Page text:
Today I am proud to unveil a collaborative project called Homeschooling’s Invisible Children (HIC). It is a website that collects horrific abuse and neglect cases, including deaths, of children who were homeschooled or whose parents claimed to be homeschooling them. For each case there is a picture, a short description of who was involved and what happened, and the year, date, and state it occurred in. We will add some simple resources and more cases as we build the site and if you have suggestions for those, please feel free to share. Homeschooling’s Invisible Children is a simple project designed to collect all of these cases in one place.
How did this project come about? Well, HIC is actually an idea born out of conversations with my friend Rachel. I’d read some of her research on homeschooling for my capstone paper, and we started talking and I realized she was a former homeschooler too. As we became friends we talked about the abuse that can take place under the cover of homeschooling and I showed her a site I had found called Pound Pup Legacy designed to draw attention to problems in the foster care and adoption system by highlighting horrific cases of abuse and calling for change. She had run across similar things in her research and suggested that we build a site to keep them all in one place. So we built it.
Why are we doing this? We hope that HIC will help people to see the issues and the patterns for themselves. I have said we need better protections for homeschooled children and I can think of no better way to make that clear than to show what can go horribly wrong in homeschooling situations. I hope people will pay attention and a sense of horror will give way to a need for action. Nobody deserves to live and die like Calista Springer did, burned alive while chained to her bed with a dog collar. No girl deserves to be raised being taught that her duty is to bear a child by her own deranged father and then actually be forced to do so. No boy deserves to be locked in a room with blacked out windows and nothing but a bed and a bible for company, starved to two pounds lower than his weight two years prior.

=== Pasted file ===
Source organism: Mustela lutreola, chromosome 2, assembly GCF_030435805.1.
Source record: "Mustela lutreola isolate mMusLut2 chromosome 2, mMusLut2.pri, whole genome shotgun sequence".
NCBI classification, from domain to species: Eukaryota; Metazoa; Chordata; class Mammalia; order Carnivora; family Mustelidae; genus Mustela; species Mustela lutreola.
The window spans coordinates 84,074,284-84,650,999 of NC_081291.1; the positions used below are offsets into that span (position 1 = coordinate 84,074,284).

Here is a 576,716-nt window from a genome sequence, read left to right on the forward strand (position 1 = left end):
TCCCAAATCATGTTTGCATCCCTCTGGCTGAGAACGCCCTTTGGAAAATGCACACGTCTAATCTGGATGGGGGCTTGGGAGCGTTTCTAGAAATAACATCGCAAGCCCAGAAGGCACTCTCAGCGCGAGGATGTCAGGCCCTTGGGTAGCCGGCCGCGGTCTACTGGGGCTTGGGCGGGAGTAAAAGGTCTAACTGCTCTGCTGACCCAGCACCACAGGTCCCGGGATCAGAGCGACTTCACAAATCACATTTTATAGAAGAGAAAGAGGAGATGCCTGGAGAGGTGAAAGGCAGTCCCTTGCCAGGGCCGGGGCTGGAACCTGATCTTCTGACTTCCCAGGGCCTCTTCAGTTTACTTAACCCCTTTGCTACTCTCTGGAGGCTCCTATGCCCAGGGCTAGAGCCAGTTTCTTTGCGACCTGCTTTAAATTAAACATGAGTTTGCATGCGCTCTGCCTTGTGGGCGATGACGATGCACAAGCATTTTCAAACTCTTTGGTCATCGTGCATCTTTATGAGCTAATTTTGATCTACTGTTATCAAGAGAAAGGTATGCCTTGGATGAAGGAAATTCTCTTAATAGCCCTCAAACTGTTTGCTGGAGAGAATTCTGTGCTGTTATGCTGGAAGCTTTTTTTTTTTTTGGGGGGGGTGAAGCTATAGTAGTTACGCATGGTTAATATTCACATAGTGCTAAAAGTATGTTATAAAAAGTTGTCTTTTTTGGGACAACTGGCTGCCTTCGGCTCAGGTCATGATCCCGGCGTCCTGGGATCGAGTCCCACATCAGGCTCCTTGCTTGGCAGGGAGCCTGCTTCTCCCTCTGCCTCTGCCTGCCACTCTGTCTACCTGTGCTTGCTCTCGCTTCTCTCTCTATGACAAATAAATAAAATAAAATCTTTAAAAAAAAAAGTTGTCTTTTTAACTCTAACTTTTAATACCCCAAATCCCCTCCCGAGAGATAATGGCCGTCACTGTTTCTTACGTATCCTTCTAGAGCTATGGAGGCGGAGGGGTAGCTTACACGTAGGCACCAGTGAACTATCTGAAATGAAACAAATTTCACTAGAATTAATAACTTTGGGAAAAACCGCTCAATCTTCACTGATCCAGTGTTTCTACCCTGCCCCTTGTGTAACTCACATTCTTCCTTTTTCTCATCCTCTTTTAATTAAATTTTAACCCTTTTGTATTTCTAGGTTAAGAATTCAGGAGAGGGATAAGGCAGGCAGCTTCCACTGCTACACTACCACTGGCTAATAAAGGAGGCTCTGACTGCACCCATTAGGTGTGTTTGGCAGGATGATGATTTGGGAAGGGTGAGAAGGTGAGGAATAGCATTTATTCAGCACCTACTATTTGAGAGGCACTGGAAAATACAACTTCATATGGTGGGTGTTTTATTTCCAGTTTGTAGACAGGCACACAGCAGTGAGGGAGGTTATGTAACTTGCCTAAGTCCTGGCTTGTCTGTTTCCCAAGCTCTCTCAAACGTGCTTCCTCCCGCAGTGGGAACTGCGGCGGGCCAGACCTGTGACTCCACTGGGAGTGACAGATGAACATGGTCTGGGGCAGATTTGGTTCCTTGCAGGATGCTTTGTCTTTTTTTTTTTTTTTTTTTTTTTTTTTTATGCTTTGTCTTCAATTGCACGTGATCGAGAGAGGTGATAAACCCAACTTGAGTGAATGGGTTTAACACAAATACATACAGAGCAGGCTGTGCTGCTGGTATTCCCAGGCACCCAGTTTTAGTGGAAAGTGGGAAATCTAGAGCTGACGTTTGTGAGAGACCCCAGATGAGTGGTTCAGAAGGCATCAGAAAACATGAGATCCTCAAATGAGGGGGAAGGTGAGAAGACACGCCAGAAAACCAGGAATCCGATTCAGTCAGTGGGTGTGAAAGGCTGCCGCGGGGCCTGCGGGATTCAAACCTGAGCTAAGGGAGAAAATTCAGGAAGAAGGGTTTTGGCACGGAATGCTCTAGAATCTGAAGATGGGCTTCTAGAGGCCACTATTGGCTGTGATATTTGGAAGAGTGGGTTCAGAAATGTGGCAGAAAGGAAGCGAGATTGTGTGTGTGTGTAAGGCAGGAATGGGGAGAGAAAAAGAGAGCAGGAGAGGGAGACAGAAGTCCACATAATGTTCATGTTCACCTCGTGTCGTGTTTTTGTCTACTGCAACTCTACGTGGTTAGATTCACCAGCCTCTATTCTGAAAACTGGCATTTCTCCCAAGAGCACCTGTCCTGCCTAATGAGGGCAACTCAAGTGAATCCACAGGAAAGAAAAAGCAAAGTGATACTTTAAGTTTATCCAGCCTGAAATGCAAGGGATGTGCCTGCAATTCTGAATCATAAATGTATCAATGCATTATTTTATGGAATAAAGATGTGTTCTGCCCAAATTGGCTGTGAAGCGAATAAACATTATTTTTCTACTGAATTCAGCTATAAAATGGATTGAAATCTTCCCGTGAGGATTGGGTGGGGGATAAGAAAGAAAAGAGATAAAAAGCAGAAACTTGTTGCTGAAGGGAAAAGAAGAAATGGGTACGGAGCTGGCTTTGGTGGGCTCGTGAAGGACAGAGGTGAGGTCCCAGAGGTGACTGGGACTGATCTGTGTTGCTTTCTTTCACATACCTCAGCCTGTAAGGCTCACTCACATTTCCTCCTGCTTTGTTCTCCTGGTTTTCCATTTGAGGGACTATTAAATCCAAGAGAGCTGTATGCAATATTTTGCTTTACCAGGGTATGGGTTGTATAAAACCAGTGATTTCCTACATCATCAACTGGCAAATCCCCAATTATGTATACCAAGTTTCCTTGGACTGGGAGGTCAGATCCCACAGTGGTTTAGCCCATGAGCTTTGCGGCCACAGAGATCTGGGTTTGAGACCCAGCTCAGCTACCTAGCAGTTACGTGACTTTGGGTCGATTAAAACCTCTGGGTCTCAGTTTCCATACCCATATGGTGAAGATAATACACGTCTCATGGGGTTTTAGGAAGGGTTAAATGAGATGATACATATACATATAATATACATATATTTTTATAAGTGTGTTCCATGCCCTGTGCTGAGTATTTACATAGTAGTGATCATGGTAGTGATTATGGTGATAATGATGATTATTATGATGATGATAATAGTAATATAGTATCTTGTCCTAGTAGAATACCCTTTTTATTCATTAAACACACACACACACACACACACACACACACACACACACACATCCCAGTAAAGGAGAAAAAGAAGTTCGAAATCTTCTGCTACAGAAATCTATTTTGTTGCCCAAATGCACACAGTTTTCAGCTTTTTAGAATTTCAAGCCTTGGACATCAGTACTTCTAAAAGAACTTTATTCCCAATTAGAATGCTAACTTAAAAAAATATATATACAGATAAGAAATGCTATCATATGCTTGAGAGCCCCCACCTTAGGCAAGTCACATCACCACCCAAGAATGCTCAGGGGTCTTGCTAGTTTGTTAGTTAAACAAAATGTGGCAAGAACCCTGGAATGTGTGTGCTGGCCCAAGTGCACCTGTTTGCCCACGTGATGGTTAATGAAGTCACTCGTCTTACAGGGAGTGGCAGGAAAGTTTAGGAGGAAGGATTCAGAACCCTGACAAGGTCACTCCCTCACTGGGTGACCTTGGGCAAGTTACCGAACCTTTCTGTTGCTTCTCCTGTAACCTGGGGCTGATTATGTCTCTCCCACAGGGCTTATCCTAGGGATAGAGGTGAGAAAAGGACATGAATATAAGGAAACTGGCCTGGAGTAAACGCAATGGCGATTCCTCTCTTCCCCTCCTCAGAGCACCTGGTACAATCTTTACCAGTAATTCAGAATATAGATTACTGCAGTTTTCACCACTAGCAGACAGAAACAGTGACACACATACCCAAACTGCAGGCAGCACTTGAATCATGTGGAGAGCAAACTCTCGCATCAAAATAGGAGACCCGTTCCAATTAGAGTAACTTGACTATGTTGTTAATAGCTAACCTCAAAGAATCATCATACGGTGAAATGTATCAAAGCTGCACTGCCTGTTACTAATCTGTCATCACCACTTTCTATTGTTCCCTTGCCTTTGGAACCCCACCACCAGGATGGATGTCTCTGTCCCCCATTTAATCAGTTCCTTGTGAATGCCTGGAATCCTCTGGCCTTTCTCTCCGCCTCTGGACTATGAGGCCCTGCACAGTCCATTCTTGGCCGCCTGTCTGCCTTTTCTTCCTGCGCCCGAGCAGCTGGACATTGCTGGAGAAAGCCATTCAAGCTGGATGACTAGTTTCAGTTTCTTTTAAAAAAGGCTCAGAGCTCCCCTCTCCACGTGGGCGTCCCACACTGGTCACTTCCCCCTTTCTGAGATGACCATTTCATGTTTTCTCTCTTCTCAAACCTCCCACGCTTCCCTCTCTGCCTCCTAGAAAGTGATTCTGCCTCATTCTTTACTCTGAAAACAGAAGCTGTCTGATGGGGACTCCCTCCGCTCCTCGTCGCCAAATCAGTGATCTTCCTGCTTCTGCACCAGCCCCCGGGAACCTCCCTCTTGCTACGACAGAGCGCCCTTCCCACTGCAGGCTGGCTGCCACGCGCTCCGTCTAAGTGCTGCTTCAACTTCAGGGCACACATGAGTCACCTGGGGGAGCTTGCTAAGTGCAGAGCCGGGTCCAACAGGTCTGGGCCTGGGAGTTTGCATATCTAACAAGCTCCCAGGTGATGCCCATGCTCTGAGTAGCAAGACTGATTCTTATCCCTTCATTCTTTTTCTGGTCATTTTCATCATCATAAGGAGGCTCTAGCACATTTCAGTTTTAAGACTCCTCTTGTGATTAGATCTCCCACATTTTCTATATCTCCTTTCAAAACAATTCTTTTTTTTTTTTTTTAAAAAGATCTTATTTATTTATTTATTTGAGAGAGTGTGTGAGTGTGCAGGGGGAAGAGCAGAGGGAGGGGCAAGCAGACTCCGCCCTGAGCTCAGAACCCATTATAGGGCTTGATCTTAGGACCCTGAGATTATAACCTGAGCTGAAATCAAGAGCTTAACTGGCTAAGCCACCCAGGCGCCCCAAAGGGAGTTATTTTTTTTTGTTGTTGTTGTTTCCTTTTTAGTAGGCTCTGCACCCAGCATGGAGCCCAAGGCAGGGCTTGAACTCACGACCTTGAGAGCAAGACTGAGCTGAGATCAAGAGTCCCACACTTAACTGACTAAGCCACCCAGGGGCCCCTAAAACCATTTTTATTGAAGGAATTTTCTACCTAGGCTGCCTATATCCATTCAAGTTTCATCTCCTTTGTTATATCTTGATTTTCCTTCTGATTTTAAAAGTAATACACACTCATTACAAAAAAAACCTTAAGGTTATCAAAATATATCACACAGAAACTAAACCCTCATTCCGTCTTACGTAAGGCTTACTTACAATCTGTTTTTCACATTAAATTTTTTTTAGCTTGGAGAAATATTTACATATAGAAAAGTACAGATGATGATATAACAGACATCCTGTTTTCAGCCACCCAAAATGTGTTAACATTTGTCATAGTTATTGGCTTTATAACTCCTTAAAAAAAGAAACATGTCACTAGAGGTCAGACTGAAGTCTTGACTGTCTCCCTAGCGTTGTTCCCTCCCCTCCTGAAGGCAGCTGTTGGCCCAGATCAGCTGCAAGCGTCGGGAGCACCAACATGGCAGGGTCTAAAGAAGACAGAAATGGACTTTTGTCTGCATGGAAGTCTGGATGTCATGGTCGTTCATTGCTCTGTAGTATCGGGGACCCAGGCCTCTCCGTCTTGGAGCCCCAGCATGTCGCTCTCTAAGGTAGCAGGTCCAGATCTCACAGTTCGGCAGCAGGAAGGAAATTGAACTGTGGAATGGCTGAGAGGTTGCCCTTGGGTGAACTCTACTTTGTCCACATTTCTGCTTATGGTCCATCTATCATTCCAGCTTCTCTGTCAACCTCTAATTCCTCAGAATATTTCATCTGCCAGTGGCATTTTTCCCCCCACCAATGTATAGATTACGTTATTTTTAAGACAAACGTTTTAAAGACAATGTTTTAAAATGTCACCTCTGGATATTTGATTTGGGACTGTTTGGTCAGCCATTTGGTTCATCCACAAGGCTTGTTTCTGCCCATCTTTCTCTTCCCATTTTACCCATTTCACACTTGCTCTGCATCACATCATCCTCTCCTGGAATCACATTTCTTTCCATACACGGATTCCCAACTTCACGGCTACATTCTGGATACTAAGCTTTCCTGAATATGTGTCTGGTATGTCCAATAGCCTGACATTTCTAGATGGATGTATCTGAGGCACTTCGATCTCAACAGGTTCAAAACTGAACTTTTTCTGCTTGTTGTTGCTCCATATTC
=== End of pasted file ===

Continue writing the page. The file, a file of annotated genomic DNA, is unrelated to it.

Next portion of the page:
These cases are sickening. They are hard to talk about. They are hard to write about and share and stomach. Sometimes little snippets trigger my PTSD, revive my own memories of abuse and neglect. Mine seem like they were nothing on this level, but the truth is my family could have easily had a child die or if neighbors had called the authorities at the right time we could have ended up on the news too. It’s horrifying to think about and I think that’s why we need to think about it. An intervention helped turn my family around. Nothing turned these families around and the results were horrific.So if you are able to read stories like this, go check out a few and when people say that there isn’t an abuse problem in homeschooling, feel free to send them over to HIC for a hard look at reality. Maybe, together, we can create some momentum for change.
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Heather Doney blogs at https://becomingworldly.wordpress.com/
Heather was raised Fundamentalist Evangelical in South Louisiana until she was 13. At that tender age she was introduced to the world at large and starting her journey away from home schooling environment.
Her blog is primarily about Quiverfull lifestyle, homeschooling culture and politics, child welfare, PTSD, education, poverty, big families, gender issues, and maybe a few bits of south Louisiana or New England culture and a recipe or craft project or two thrown in, just for fun.
She is a member of NLQ’s The Spiritual Abuse Survivor Blogs Network
NLQ Recommended Reading …
‘Breaking Their Will: Shedding Light on Religious Child Maltreatment‘ by Janet Heimlich
‘Quivering Daughters‘ by Hillary McFarland
‘Quiverfull: Inside the Christian Patriarchy Movement‘ by Kathryn Joyce